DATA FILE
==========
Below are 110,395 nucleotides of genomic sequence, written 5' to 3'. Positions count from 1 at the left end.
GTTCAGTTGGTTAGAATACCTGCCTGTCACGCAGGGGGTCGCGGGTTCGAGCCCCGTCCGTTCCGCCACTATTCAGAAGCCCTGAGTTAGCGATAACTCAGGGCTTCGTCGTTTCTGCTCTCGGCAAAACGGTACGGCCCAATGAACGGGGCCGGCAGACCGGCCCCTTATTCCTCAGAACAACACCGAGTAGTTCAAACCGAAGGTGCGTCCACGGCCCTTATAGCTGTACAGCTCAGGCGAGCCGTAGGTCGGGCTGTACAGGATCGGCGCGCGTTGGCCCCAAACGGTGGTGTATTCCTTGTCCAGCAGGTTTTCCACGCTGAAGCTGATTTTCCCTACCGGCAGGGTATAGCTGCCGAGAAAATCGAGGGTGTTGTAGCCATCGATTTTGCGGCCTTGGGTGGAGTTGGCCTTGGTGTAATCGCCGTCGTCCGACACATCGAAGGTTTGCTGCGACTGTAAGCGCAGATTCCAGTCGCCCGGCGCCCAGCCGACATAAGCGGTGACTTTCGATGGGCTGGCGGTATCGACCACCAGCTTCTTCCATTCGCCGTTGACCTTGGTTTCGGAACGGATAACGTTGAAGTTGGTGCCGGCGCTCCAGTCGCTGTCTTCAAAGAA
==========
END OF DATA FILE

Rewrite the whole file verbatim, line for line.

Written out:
Below are 110,395 nucleotides of genomic sequence, written 5' to 3'. Positions count from 1 at the left end.
GTTCAGTTGGTTAGAATACCTGCCTGTCACGCAGGGGGTCGCGGGTTCGAGCCCCGTCCGTTCCGCCACTATTCAGAAGCCCTGAGTTAGCGATAACTCAGGGCTTCGTCGTTTCTGCTCTCGGCAAAACGGTACGGCCCAATGAACGGGGCCGGCAGACCGGCCCCTTATTCCTCAGAACAACACCGAGTAGTTCAAACCGAAGGTGCGTCCACGGCCCTTATAGCTGTACAGCTCAGGCGAGCCGTAGGTCGGGCTGTACAGGATCGGCGCGCGTTGGCCCCAAACGGTGGTGTATTCCTTGTCCAGCAGGTTTTCCACGCTGAAGCTGATTTTCCCTACCGGCAGGGTATAGCTGCCGAGAAAATCGAGGGTGTTGTAGCCATCGATTTTGCGGCCTTGGGTGGAGTTGGCCTTGGTGTAATCGCCGTCGTCCGACACATCGAAGGTTTGCTGCGACTGTAAGCGCAGATTCCAGTCGCCCGGCGCCCAGCCGACATAAGCGGTGACTTTCGATGGGCTGGCGGTATCGACCACCAGCTTCTTCCATTCGCCGTTGACCTTGGTTTCGGAACGGATAACGTTGAAGTTGGTGCCGGCGCTCCAGTCGCTGTCTTCAAAGAA